The collective understanding of climate variability and its prediction for the agricultural sector has grown. More sophisticated climate prediction procedures are emerging rapidly and finding greater use. With crop simulation models in a decision systems framework, alternative decisions are being generated. There is a need to further refine and promote climate prediction tools. It is equally important to find out why current products are not being adapted and used more widely.

Spreading agrometeorological information begins with scientific knowledge and understanding, and ends with evaluation. For information to be useful, it must be accurate, timely, and cost-effective. Towards this end, the Commission set up the World AgroMeteorological Information Services, a dedicated webserver to share products issued by WMO Members.

Recently two international workshops were held on reducing vulnerability of agriculture and forestry to climate variability and change, and devising coping strategies such as crop risk insurance. These workshops provided capacity building for scientists from developing countries with scientists from developed countries.

The road ahead: combining efforts for global food security

The Commission’s contributions to world food production over six decades have been many. But just as many challenges lie ahead, because of the twin challenges posed by population growth and climate change.

The Commission has an extremely important role in assisting food and fibre production to adapt to climate variability and change, especially in the Americas, Africa, Asia and small island states. To enhance this role, the Commission has forged new links with the World Food Programme.

During the past four decades, weather and climate risks such as droughts, floods, storms, tropical cyclones, heat waves, wildland fires and windstorms have caused major losses in the agricultural sector. Communities most exposed to risks are those with the least access to technological resources and infrastructure.


Influencing food security policies

More and more, people will be adapting to climate change, rather than preventing or limiting its effect. Agrometeorologists are exploring integrated adaptation science to improve food security and livelihoods. By integrating the results of weather and agricultural research with social science research, scientists can inform policy and practice more effectively.

Diagram source: Meinke et al., 2009    

Natural disasters are a real threat to the 450 million smallholder farms worldwide. By way of example, in 2009 alone, China suffered its worst drought in five decades, affecting 4  million people; India experienced its weakest monsoon season since 1972, with rainfall 23 per cent below normal across the nation; east African drought led to massive food shortages in Kenya, with 150  000 livestock lost and a 40 per cent decline in maize harvests, affecting 23 million people; and record-breaking heatwaves across southern Australia combined with very dry conditions to spark deadly wildfires.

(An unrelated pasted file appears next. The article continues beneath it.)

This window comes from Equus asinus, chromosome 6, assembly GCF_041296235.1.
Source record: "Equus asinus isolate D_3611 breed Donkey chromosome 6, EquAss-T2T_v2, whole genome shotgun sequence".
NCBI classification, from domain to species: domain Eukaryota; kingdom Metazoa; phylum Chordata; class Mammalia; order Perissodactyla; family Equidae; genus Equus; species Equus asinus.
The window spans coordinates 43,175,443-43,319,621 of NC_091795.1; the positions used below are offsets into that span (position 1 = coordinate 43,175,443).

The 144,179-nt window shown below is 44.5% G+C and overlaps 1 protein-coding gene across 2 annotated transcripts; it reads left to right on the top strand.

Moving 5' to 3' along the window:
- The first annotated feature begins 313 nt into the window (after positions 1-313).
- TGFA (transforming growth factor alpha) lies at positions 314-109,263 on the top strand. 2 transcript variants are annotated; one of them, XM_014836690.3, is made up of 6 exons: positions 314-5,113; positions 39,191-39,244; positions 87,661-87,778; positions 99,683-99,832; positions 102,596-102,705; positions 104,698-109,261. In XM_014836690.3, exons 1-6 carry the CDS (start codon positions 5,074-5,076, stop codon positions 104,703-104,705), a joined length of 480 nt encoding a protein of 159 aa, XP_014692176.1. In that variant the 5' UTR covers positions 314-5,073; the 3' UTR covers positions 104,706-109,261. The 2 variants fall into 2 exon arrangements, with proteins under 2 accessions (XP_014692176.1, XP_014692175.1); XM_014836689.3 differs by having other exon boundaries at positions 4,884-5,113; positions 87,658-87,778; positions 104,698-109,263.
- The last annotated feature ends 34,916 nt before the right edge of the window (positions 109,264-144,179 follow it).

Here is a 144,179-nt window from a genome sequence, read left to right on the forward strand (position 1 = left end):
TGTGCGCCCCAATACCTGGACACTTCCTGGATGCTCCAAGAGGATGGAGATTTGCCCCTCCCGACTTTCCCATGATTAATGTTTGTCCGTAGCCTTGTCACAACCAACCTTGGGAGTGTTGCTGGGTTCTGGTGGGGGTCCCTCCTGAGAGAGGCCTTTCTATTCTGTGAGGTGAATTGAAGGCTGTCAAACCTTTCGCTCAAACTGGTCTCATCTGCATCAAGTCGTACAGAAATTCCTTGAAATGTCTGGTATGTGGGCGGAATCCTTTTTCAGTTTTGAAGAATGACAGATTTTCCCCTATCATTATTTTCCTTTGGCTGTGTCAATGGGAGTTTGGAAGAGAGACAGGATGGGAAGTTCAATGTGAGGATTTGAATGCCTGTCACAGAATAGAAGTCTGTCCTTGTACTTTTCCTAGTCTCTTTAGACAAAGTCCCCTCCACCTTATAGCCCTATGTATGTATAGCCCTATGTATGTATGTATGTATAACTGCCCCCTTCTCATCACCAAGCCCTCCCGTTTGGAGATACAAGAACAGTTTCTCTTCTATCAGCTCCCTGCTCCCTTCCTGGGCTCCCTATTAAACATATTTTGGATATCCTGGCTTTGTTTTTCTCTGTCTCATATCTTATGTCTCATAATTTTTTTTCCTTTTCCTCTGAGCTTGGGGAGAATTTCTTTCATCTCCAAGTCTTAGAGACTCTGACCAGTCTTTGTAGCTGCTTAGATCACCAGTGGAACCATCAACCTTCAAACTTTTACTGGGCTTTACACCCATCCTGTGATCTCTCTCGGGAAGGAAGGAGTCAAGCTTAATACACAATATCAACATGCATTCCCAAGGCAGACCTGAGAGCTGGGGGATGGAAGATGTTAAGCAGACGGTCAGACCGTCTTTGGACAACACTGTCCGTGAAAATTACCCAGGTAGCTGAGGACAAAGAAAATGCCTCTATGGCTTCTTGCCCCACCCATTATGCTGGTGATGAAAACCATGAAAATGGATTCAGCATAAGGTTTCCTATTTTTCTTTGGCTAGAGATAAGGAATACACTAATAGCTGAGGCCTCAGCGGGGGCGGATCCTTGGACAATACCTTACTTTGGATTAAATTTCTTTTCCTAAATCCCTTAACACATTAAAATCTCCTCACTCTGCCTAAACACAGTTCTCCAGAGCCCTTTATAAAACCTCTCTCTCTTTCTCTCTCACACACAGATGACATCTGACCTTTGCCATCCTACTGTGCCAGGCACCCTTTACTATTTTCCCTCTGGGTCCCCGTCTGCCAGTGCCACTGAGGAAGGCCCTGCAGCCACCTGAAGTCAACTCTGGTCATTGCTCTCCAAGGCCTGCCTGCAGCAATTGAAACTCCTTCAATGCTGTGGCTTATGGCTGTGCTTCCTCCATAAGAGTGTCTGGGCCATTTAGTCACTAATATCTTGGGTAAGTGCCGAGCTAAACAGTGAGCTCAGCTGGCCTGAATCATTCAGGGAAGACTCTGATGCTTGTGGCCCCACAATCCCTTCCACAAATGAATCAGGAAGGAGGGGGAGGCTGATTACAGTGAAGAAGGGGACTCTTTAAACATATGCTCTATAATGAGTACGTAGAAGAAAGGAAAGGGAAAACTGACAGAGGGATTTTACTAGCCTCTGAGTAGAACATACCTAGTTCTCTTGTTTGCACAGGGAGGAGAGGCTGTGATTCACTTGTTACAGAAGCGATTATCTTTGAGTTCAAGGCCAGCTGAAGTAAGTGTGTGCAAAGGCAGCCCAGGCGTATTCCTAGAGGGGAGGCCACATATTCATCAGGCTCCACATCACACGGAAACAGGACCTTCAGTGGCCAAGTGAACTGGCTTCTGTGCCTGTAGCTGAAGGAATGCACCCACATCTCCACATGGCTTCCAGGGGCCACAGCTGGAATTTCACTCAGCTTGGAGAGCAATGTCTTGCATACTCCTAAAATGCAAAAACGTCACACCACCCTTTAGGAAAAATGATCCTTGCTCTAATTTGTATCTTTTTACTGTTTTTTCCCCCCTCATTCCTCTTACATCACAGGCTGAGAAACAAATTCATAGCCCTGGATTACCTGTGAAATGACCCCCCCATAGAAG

Last year’s World Climate Conference‑3 proposed a Global Framework for Climate Services. This framework can help the world face climatic risks and uncertainties for agriculture. A key strategy is better use of climate knowledge and climate risk technologies.

The Commission for Agrometeorology will contribute by linking and integrating information between providers and users of climate services. The farming community and the National Meteorological and Hydrological Services will need to be more active in communicating this information.

Another key strategy to cope with food security includes better climate knowledge and technology to adapt to climate change. Planning, early warning and well-prepared response strategies are the major tools for mitigating crop losses due to climate variability. New, quantitative information about the environment within which farmers operate – or about the likely outcome of relief management options – will reduce uncertainties in crop productivity. Computer simulations are particularly useful to quantitatively compare alternative management and relief options in areas where seasonal climatic variability is high and/or prone to extremes.

We hope it can be said in another 60 years, what the Commission for Agrometeorology can say in 2010: “Although what we as members of this Commission do may seem insignificant, our combined efforts have produced crucial improvements for agrometeorology and global food security.”

fish   Climate tools are important to manage fisheries, as part of the focus on sustainable food security. The Commission for Agricultural Meteorology will address this issue in 2011 with an international workshop on climate and ocean fisheries.
© Marvikasari  


In other words

Agricultural Meteorology

Examines the impact of weather and climate on crops, rangeland, livestock, and agricultural operations. It deals with water, heat, air and related biomass development – above and below ground – in agriculture, including the impact of pests and diseases.

The term first came into use in the 1920s. Since the 1980s, the field has changed rapidly. A rise in natural disasters, pests, diseases, climate variability and climate change has brought more demand for agrometeorology services.

The Commission on Agricultural Meteorology

One of eight WMO technical commissions, the Commission promotes weather and climate developments, applications and standards that relate to agriculture, soil conservation, animal husbandry and plants, forests and fisheries.


For more information

WMO has several brochures outlining its work in agricultural meteorology. These cover the Commission and the role of national services, as well as climate change topics related to food security, desertification, land degradation, agriculture, drought monitoring and early warning.